Leveling the playing field in your classroom should be the aim of every educator in 2021 and beyond.

equality vs equity

(Image Source)

If you’re an educator, you’ve almost certainly seen the above image. It succinctly defines and demonstrates the concept of equity: providing every individual with what they need to give them the same opportunities that their peers have.

In the wake of the global pandemic, equity has increasingly been on the hearts and minds of educators. Students who are racialized, come from poorer socioeconomic households, have English as a second language, and/or have learning disabilities have historically been at a disadvantage at school. Although special programs and other supports are in place in most school districts, it’s an ongoing challenge to reach students who need more than the standard practices and curriculum have to offer. 

As most schools in the U.S. have switched to remote or a hybrid-learning model, many fear that the “digital divide”, will create an even deeper chasm between those who have access to an education that meets their needs and those who do not.

Now more than ever, equity is important. In this article, we’ll look at what it is, why it matters, and some strategies to promote it in the classroom. 

What is Equity? 

Equity is often referred to as “leveling the playing field”. Like the image above shows, equity is achieved when each individual gets what they need to be on equal footing with others in the same environment. In the classroom, that might mean extra time, different supports, and unique resources for some students to achieve their learning goals. 

The Glossary of Education Reform equates equity with fairness and points to many ways it can lead to inequality. “Inequities occur when biased or unfair policies, programs, practices, or situations contribute to a lack of equality in educational performance, results, and outcomes.

For example, certain students or groups of students may attend school, graduate, or enroll in postsecondary education at lower rates, or they may perform comparatively poorly on standardized tests due to a wide variety of factors, including inherent biases or flaws in test designs.”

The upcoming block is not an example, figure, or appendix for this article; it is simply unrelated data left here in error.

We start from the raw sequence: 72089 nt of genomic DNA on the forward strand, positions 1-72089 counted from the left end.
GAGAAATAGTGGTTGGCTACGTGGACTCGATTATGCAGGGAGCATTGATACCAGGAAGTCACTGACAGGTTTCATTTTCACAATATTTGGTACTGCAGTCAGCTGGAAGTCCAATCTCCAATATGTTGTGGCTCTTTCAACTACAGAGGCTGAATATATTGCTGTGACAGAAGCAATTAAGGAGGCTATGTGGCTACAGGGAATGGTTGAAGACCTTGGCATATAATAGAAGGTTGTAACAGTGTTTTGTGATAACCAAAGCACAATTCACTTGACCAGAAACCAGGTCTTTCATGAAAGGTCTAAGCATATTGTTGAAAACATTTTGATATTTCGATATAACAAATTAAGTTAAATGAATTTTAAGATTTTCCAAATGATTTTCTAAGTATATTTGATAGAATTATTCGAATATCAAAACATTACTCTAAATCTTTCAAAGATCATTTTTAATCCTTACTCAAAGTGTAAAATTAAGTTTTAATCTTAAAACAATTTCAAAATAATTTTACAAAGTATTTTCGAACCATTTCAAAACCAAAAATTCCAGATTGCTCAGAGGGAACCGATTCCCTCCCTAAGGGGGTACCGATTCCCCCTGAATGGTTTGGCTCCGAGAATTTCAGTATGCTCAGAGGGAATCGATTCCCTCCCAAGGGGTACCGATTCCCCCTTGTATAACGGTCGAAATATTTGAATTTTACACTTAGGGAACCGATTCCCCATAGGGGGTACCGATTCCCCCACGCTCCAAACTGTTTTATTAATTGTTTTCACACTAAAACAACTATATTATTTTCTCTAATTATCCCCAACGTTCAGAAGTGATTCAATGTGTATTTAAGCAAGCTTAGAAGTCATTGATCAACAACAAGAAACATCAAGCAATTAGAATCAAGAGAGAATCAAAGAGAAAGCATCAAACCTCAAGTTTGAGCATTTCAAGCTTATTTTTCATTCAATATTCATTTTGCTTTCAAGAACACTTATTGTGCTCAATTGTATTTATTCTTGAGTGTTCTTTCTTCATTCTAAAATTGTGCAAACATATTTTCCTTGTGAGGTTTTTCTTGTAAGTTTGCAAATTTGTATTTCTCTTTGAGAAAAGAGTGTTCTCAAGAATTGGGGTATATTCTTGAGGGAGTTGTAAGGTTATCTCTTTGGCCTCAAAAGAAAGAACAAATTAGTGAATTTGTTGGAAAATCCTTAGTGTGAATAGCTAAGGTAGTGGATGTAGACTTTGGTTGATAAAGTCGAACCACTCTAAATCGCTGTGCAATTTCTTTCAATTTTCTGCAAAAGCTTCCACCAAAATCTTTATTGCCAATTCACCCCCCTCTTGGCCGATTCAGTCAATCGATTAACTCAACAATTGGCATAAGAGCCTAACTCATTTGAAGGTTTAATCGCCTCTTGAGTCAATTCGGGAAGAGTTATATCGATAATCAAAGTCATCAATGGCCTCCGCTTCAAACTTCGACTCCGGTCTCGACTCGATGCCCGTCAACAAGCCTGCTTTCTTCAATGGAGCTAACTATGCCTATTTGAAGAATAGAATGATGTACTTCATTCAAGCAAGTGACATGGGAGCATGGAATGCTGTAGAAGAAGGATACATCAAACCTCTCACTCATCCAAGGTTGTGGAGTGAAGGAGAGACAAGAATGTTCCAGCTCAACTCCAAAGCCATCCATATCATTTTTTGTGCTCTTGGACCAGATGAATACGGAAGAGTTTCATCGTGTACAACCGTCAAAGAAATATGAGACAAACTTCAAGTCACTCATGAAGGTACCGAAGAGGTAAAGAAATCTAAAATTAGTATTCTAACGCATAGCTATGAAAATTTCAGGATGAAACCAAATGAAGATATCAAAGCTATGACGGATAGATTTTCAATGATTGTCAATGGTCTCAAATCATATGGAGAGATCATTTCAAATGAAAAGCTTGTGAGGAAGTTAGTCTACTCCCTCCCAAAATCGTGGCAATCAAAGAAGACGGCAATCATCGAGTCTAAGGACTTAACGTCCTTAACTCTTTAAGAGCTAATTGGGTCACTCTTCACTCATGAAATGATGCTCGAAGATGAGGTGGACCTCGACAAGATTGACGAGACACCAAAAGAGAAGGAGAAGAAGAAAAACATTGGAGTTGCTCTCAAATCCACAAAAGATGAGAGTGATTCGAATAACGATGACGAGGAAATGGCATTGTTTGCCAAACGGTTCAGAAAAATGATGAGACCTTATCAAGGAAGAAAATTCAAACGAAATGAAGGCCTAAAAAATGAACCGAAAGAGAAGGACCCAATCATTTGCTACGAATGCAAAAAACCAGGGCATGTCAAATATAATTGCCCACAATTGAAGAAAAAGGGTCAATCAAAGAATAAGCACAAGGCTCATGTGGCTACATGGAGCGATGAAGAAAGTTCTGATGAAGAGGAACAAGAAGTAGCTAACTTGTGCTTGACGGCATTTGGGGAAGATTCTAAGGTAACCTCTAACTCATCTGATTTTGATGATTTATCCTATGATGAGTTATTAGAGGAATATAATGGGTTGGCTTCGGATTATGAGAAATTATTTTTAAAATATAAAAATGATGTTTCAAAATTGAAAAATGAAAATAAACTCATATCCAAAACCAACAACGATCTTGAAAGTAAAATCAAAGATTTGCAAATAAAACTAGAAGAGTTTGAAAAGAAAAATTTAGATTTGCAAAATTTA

Providing equity in education requires honesty about inequality and a commitment to individuals with unique needs and those who are disadvantaged by systemic inequalities.

The impact of Covid-19 on K-12 students is a “perfect” example of why equity is important in education.

According to a Pew research study, during the spring 2020 lockdown, 36 per cent of low-income parents reported that their children were not able to do their schoolwork at home because they didn’t have access to technology. As most districts across the U.S. are using a remote or hybrid learning model in the 2020/21 school year, this problem continues.

A joint study between Common Sense Media and Boston Consulting Group (BCG) reports that the digital divide affects every type of community but is more pronounced in rural communities and for Black, Latinx, and Native American households. 

Despite the best efforts of school administrators, and even commercial businesses, to get technology and internet access into the hands of every student, it’s simply not possible to ensure equity for all.